When considering the friendly and emerald island of Ireland, Irish pubs immediately come to mind. The cliched associations we hold of them include shades of green and shamrocks — associations that are questioned admirably by the spectrum of pubs scattered around Dublin. Irish pubs might be the country’s largest cultural export, yet bars in the capital city serve specific cultural niches.
Apart from proffering a phenomenal range of Irish, European, and even international alcohol, pubs in Dublin also reflect the city’s growing cosmopolitan identity. Visit these bars for their special take on what they highlight about Dublin:
Decorated in deep maroon tones, The Long Hall wears traditional and elegant Victorian interiors from the late 19th century. On a wall to the left of the entrance is a James Joyce Pub Award, given selectively to pubs of extraordinary cultural importance. Accolades and history apart, the service here is warm and friendly. Bartenders pour Guinness, juggle friendly chats with customers, and recommend new Irish gins with remarkable ease.
Keep an eye out for the gold leaf details, original woodcarvings, and the splashes of colour in the ornate glass that divide the booths, which seat a balance of tourists who have done their research and everyday Dubliners.
(51 South Great George’s Street, Dublin, Ireland; Mon. – Sat. from noon; Sun., from 12:30 p.m.; A pint costs €5.50/Rs 425)
This large pub is one of the most generously cavernous of its kind in Dublin. The Celt is divided into three unique rooms: the first is a compact room for nightly live music, the second has a mid-sized gathering of tables, and the third large interior room seats around 80 people.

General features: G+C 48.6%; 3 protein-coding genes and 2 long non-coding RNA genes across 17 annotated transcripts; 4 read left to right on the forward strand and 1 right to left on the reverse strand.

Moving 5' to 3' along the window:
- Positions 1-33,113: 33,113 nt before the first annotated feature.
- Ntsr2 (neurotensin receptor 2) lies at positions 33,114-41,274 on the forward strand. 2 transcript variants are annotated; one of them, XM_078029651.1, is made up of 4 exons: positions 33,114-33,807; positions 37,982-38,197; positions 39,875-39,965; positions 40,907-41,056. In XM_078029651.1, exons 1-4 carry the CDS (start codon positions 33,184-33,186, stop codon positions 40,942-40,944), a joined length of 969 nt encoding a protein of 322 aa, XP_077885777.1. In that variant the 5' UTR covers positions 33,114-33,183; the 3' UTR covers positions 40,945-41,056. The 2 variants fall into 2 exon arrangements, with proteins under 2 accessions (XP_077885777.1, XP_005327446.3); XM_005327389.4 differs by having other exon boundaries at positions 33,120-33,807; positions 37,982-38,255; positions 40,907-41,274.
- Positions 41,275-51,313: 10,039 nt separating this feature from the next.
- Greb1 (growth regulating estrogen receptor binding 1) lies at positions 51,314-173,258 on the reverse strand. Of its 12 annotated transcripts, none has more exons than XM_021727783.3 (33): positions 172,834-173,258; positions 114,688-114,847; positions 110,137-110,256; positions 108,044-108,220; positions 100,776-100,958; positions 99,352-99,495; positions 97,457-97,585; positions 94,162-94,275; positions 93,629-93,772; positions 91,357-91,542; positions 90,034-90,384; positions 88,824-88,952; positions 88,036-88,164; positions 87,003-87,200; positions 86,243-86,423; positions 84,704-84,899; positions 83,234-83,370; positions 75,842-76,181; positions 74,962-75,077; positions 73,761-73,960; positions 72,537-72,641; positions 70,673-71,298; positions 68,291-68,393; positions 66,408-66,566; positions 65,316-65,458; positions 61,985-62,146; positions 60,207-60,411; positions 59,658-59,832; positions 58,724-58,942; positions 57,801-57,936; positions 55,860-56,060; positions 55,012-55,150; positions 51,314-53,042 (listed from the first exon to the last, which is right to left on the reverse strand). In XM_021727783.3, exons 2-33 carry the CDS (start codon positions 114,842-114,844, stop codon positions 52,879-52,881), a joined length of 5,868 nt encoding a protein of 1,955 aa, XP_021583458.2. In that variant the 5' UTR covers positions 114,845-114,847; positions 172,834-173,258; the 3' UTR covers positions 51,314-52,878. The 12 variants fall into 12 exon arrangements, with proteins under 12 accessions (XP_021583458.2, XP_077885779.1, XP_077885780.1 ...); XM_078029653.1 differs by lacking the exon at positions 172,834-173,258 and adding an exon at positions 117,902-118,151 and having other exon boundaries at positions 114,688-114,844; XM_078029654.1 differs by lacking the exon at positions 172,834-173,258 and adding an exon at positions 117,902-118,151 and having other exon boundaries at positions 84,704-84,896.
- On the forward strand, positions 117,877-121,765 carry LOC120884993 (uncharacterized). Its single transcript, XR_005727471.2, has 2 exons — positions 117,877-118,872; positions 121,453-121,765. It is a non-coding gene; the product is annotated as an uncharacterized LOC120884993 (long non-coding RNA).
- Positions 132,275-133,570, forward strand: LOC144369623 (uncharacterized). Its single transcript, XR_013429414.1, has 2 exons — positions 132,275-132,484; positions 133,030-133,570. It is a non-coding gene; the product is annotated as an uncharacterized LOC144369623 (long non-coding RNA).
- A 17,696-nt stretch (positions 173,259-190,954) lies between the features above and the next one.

The Celt is the best bet in Dublin’s city centre for live Irish music, performed through the week. In the warmly lit front room, flags from assorted countries cover the ceiling as European travellers raise clinking glasses to superb local musicians. The rooms inside offer candlelit tables in a cosy, lived-in space that moulds itself to comfortable conversation.
(81 Talbot Street, North City, Dublin, Ireland; Mon. – Sun. from 10 a.m.; A pint costs €5.30/Rs 410)
Finding the Kimchi Hophouse for the first time is rather confusing. The Korean pub retains the traditional stained-glass façade of “The Shakespeare,” an older, traditional Irish pub whose space it occupies. The inside is a different and casual world, with a bar staffed by Korean bartenders pouring a generous range of regular and craft beers, as well as drinks like rice wine and soju.
Food worth trying includes varieties of mandu, a style of dumpling, as well as yakitori, sushi, and jjigae. Keep an eye out for their crisp, golden house special dubbed the Shakespeare Lager. An outdoor area has tables and a smoking zone, and a terrace sports a rotating collection of graffiti.
(160-161, Parnell Street, Rotunda, Dublin, Ireland; Mon. – Sun. from noon; A pint costs €5/Rs 380)
The Grand Social is home to a variety of Dublin’s communities. You’re as likely to be here for a Spanish food pop-up as for a football screening with the local chapter of Arsenal FC supporters. It’s also often the venue of choice for performances by eclectic international artists and musicians on the rise among Dublin’s tuned-in, music-friendly audiences. The bar offers zones as varied as a disco room, a beer garden, and a pub front, allowing each section to simultaneously host a different kind of experience.
(35 Liffey Street Lower, North City, Dublin, Ireland; Fri. – Sat. from noon, Sun. from 3 p.m., Mon. – Thurs. from 4 p.m.; A pint costs €5.60/Rs 435)
A newer, trendier wave of Dublin nightlife is fuelled by students from across Europe, expats, and local yuppies from various company headquarters. These groups make up a large part of the regulars at J T. Pim’s on Saturday nights, usually nursing a well-prepared cocktail and gently bopping to live beats from the DJ’s console.
Enviably located at the mouth of buzzing George’s Street, J.T. Pim’s draws crowds with its playful interiors and oversized chairs, finger food, craft beer, and a special selection of gin and rum. The bar delicately balances the promise of an energetic night out with great food; the atmosphere is as equally conducive to dancing as it is to chatting over confit duck salad.
(4 South Great George’s Street, Dublin Ireland; Mon. – Sun. from noon; A pint costs €5.50/Rs 425)